Archus Orthopedics, Spine Device Maker that Raised $60M, Shuts Down Amid Cash Crunch

Archus Orthopedics, the Redmond, WA-based developer of implants to help people retain flexibility after back surgery, is shutting down its operations and dissolving after it was unable to raise enough capital to bring the product all the way to the U.S. market, Xconomy has learned.
Archus filed paperwork with the Delaware Secretary of State to dissolve the company and wind down the business, according to a legal notice on The Seattle Times website. Archus CEO Jim Fitzsimmons, reached by phone, said he had no comment.

We broke the story back in May about financial troubles at Archus, which had been one of the rising stars in the Seattle medical device industry for years. The company had a veteran medical device entrepreneur in Fitzsimmons as CEO, and raised more than $63 million in equity since its founding 2001 from a group of big-name venture firms—MPM Capital, InterWest Partners, Polaris Venture Partners, and Johnson & Johnson Development Corporation, as well as a loan from GE Capital. Cash ran low this spring when Archus was sponsoring a big clinical trial of 450 patients, and it was forced to lay off most of its 45 employees. In the last few months, it tried to find a partner or some other way to finish the clinical trials it needed to start marketing its experimental device.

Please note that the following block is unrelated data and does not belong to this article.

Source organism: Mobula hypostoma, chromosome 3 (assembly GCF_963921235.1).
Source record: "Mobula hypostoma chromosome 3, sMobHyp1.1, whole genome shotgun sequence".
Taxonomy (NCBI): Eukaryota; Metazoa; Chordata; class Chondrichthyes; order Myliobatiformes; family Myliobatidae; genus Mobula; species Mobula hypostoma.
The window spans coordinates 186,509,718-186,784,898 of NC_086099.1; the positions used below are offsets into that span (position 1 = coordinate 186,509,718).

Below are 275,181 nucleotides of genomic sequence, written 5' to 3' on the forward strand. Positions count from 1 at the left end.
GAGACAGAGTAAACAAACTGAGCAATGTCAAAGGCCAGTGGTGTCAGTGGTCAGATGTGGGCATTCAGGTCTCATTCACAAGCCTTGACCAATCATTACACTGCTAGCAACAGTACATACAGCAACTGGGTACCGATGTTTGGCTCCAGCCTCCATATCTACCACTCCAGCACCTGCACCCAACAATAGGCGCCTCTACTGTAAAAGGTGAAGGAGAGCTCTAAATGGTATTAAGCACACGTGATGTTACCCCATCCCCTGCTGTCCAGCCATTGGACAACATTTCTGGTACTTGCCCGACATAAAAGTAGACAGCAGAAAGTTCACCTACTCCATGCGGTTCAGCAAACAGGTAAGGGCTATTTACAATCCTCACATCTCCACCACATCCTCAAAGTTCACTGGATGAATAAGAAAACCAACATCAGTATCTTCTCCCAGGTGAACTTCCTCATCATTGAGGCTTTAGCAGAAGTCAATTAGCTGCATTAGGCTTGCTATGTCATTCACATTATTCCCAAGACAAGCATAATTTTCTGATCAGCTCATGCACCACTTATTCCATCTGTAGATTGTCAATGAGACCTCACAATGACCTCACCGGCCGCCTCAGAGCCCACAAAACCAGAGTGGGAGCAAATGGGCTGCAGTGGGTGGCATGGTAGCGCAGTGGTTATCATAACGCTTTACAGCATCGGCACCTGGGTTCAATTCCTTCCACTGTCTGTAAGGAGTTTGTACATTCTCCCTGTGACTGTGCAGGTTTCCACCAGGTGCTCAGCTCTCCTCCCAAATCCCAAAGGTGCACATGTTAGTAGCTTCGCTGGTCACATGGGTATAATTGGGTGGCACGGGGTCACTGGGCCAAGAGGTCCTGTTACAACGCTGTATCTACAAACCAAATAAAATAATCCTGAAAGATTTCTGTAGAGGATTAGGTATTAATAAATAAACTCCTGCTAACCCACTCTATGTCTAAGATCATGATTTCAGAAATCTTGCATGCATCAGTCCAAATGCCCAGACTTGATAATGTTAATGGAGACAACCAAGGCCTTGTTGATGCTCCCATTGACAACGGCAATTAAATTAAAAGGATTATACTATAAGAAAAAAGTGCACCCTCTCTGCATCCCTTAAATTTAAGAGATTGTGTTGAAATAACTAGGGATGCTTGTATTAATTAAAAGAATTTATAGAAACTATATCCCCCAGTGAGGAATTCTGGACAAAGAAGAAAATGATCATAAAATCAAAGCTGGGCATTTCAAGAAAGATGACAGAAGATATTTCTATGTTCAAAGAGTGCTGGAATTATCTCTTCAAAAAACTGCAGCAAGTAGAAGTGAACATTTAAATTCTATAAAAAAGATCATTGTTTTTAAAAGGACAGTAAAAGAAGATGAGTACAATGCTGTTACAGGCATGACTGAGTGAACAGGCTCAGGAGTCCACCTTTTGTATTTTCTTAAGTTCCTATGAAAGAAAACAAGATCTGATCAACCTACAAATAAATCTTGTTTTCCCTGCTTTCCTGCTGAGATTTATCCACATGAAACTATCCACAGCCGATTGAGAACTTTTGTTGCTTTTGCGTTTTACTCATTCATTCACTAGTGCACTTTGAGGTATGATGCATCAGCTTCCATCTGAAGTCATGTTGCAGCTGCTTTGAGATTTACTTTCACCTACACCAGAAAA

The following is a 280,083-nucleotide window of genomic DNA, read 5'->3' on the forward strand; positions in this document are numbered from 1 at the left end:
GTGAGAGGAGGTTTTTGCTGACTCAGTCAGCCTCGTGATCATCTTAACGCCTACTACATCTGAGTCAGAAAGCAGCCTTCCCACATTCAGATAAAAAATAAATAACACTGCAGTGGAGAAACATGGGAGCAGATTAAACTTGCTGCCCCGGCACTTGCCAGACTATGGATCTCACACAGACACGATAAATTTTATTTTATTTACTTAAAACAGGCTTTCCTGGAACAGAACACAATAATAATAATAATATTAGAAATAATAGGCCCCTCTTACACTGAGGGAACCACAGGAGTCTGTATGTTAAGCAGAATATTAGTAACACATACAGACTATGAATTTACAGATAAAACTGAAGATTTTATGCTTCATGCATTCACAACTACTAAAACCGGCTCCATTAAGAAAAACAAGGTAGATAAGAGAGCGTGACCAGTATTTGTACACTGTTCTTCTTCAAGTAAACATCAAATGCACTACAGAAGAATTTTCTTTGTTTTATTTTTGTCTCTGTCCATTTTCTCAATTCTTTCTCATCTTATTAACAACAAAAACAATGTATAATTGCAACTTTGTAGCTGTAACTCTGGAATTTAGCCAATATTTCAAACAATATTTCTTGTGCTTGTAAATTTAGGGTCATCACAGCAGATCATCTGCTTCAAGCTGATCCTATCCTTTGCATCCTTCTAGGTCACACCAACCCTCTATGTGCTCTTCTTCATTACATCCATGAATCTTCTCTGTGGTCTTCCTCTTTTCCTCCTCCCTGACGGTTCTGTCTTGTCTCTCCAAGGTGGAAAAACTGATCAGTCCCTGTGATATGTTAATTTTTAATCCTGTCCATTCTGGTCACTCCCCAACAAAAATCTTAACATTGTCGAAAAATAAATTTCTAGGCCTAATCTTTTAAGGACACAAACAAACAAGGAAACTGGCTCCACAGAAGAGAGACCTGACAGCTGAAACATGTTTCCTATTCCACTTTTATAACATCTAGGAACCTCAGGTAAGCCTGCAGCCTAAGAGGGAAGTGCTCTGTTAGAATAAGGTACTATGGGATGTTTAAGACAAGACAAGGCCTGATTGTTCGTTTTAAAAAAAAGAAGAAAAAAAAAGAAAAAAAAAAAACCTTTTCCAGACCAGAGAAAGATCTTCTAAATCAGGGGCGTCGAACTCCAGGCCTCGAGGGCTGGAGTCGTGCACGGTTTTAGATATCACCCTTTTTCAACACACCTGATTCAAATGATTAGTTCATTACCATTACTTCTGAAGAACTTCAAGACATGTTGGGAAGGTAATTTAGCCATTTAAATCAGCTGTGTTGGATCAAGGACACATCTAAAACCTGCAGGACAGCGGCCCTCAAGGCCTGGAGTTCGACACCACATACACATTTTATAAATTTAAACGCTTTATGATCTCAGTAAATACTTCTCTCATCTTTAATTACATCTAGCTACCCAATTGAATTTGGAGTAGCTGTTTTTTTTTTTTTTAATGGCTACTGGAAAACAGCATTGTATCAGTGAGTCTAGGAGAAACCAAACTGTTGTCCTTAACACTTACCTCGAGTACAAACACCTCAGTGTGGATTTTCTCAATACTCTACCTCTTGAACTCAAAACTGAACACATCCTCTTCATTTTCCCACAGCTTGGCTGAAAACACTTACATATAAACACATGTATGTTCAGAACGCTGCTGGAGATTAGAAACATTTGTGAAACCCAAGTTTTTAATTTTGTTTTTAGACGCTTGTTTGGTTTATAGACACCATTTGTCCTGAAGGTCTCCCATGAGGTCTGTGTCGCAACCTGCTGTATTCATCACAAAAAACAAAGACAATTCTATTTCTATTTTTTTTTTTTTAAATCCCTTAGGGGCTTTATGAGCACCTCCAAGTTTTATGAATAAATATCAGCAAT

Josh Sandberg

Josh Sandberg is the President of Ortho Spine Partners and Partner for The De Angelis Group. He also serves as Co-Founder and Editor of OrthoSpineNews.

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  1. If I am the one of the named investors, I am pissed off! I understand the cost of validating and testing, and also an IDE, yet, how do you burn through more than $65 million, remember the bridge financing? Eight years later no revenue? So where are the skeletons? Everyone was having a party at the expense of other people's capital. I guess everyone thought that the good times would never end.

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